July 14, 2016
After years of ambiguity and confusion, farmers and small food enterprises primarily selling value-added products directly to consumers finally have some much-needed clarity on the Food and Drug Administration’s (FDA) Food Safety Modernization Act (FSMA) requirements for food facility registration. On July 14, 2016, FDA finally finalized its Preventive Controls Rule, clarifying that small farms and food business will remain exempt from burdensome regulations.
The final rule contains a number of changes to food facility registration requirements, but most important for our readers is the clarification of the definition of what types of operations are exempt from registration as “retail food establishments”.
When is a farm not a “farm”?
Let’s zoom out. Since the fall of 2015, FDA has been finalizing the major food safety rules it is required to carry out under FSMA. One of those rules, the Preventive Controls Rule, applies only to food facilities that must register with FDA because they pack, hold, manufacture, or process food for human consumption.
Farms are exempt from registering (and therefore exempt from the Preventive Controls Rule) as long as they meet FDA’s definition of “farm”. However, FDA’s definition of farm only allows for farms to do limited processing; meaning that farms that do value-added processing would not be considered farms and would instead be regulated as “food processing facilities”.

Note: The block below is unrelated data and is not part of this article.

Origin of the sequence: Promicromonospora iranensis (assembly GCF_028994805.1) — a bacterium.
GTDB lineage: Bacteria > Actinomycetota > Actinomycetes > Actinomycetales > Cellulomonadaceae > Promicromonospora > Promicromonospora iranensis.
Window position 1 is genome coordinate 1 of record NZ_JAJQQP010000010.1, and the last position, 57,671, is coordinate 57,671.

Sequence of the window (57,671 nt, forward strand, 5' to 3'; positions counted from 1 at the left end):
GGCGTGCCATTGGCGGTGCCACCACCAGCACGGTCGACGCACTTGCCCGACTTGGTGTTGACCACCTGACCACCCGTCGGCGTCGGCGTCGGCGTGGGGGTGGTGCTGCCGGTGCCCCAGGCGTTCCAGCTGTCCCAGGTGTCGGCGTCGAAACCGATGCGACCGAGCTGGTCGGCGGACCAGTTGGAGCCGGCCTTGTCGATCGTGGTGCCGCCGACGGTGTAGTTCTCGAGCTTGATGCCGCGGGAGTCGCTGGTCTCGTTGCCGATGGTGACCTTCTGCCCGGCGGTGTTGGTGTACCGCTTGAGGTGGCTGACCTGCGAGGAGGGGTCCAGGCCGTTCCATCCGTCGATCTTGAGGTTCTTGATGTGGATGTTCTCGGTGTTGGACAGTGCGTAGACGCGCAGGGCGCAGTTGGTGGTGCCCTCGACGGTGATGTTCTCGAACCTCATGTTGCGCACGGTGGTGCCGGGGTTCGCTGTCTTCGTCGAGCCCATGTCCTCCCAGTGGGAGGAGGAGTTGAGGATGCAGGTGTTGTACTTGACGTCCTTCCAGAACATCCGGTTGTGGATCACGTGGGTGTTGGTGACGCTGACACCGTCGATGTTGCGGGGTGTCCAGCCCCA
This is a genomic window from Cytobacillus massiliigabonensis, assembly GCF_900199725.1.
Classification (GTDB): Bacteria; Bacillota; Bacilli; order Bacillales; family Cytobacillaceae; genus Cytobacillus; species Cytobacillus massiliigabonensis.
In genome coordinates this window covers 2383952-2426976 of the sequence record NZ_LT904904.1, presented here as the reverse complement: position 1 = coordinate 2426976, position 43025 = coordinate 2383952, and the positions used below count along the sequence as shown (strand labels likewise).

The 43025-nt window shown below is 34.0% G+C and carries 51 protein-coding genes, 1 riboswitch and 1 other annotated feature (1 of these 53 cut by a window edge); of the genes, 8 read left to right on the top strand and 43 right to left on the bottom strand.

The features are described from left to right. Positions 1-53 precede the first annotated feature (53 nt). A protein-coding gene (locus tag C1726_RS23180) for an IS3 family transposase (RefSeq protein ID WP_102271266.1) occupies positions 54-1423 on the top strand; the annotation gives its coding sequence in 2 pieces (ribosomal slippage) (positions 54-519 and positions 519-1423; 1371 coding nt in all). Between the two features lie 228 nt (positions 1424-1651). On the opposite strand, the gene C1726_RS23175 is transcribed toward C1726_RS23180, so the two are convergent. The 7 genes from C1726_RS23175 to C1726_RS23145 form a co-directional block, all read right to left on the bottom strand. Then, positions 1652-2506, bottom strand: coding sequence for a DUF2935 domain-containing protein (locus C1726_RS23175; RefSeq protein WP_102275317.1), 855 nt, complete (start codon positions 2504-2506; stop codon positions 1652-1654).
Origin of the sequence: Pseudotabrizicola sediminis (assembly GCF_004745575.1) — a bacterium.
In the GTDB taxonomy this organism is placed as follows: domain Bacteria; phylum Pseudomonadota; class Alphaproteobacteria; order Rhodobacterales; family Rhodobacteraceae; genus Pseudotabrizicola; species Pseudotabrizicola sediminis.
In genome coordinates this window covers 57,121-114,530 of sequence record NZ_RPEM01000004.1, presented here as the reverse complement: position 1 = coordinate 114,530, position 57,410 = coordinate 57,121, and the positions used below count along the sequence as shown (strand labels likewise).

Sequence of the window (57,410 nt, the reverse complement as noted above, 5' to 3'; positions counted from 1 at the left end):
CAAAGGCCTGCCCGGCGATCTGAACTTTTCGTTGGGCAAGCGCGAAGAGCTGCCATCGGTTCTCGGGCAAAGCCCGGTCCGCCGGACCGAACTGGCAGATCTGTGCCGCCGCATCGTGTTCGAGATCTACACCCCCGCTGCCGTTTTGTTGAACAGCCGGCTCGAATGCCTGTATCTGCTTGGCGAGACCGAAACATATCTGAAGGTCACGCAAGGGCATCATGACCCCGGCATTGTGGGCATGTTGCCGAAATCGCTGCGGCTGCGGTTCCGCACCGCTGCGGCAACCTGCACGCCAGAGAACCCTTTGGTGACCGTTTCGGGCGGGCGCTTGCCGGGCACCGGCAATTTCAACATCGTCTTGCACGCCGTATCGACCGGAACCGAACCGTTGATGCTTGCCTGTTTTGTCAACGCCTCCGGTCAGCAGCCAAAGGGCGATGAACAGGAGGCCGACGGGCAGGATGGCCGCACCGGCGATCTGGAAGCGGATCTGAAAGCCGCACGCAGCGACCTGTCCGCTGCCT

NSAC warned Congressional leaders of this potentially disastrous mix-up and succeeded in ensuring that farms doing value-added processing and selling direct-to-consumer would not be subject to the new requirements. Specifically, Congress clarified language in FSMA that exempts farms primarily selling through direct-to-consumer sales platforms like roadside stands, farmers markets, and community-supported agriculture (CSAs). We applaud Senator Jon Tester (D-MT) and former Senator Kay Hagan (D-NC) for sponsoring this amendment.
What does the new rule do?
The exemption for retail food establishments has existed since the requirement for food facilities to register with FDA was first codified in the Bioterrorism Act of 2003. In addition to the exemption from registration for farms, the Bioterrorism Act exempted retail food establishments.
Under existing law (and unchanged by this new rule), a retail food establishment is: